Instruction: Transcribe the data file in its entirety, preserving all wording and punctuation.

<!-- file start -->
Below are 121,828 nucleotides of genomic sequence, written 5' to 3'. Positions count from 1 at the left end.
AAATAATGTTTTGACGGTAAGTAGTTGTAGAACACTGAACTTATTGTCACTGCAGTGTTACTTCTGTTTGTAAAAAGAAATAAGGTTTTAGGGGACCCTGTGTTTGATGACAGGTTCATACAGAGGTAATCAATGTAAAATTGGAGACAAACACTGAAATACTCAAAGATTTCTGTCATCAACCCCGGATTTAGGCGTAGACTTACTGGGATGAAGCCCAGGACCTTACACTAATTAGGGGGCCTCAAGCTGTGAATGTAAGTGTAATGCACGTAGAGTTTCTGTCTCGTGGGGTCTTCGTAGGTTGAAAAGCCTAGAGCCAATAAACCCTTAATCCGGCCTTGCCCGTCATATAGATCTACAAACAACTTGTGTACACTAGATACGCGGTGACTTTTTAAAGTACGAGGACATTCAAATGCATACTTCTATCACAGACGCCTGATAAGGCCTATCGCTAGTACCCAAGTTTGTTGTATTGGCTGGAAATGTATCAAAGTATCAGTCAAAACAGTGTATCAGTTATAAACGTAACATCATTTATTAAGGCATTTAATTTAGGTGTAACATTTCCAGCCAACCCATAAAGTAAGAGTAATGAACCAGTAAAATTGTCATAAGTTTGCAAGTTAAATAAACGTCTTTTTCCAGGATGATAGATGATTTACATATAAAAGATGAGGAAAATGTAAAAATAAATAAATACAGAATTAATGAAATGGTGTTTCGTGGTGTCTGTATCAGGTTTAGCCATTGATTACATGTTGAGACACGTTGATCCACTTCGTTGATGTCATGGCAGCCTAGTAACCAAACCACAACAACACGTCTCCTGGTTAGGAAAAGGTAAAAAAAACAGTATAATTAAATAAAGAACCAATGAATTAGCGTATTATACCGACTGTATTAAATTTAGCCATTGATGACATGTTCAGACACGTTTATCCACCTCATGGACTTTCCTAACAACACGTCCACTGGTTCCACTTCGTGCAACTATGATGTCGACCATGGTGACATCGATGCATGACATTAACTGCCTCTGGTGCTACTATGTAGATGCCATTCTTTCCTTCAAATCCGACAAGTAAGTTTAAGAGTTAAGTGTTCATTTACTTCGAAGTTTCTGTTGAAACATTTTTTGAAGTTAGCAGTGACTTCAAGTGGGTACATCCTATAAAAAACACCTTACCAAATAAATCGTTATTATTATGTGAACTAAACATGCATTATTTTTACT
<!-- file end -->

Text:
Below are 121,828 nucleotides of genomic sequence, written 5' to 3'. Positions count from 1 at the left end.
AAATAATGTTTTGACGGTAAGTAGTTGTAGAACACTGAACTTATTGTCACTGCAGTGTTACTTCTGTTTGTAAAAAGAAATAAGGTTTTAGGGGACCCTGTGTTTGATGACAGGTTCATACAGAGGTAATCAATGTAAAATTGGAGACAAACACTGAAATACTCAAAGATTTCTGTCATCAACCCCGGATTTAGGCGTAGACTTACTGGGATGAAGCCCAGGACCTTACACTAATTAGGGGGCCTCAAGCTGTGAATGTAAGTGTAATGCACGTAGAGTTTCTGTCTCGTGGGGTCTTCGTAGGTTGAAAAGCCTAGAGCCAATAAACCCTTAATCCGGCCTTGCCCGTCATATAGATCTACAAACAACTTGTGTACACTAGATACGCGGTGACTTTTTAAAGTACGAGGACATTCAAATGCATACTTCTATCACAGACGCCTGATAAGGCCTATCGCTAGTACCCAAGTTTGTTGTATTGGCTGGAAATGTATCAAAGTATCAGTCAAAACAGTGTATCAGTTATAAACGTAACATCATTTATTAAGGCATTTAATTTAGGTGTAACATTTCCAGCCAACCCATAAAGTAAGAGTAATGAACCAGTAAAATTGTCATAAGTTTGCAAGTTAAATAAACGTCTTTTTCCAGGATGATAGATGATTTACATATAAAAGATGAGGAAAATGTAAAAATAAATAAATACAGAATTAATGAAATGGTGTTTCGTGGTGTCTGTATCAGGTTTAGCCATTGATTACATGTTGAGACACGTTGATCCACTTCGTTGATGTCATGGCAGCCTAGTAACCAAACCACAACAACACGTCTCCTGGTTAGGAAAAGGTAAAAAAAACAGTATAATTAAATAAAGAACCAATGAATTAGCGTATTATACCGACTGTATTAAATTTAGCCATTGATGACATGTTCAGACACGTTTATCCACCTCATGGACTTTCCTAACAACACGTCCACTGGTTCCACTTCGTGCAACTATGATGTCGACCATGGTGACATCGATGCATGACATTAACTGCCTCTGGTGCTACTATGTAGATGCCATTCTTTCCTTCAAATCCGACAAGTAAGTTTAAGAGTTAAGTGTTCATTTACTTCGAAGTTTCTGTTGAAACATTTTTTGAAGTTAGCAGTGACTTCAAGTGGGTACATCCTATAAAAAACACCTTACCAAATAAATCGTTATTATTATGTGAACTAAACATGCATTATTTTTACT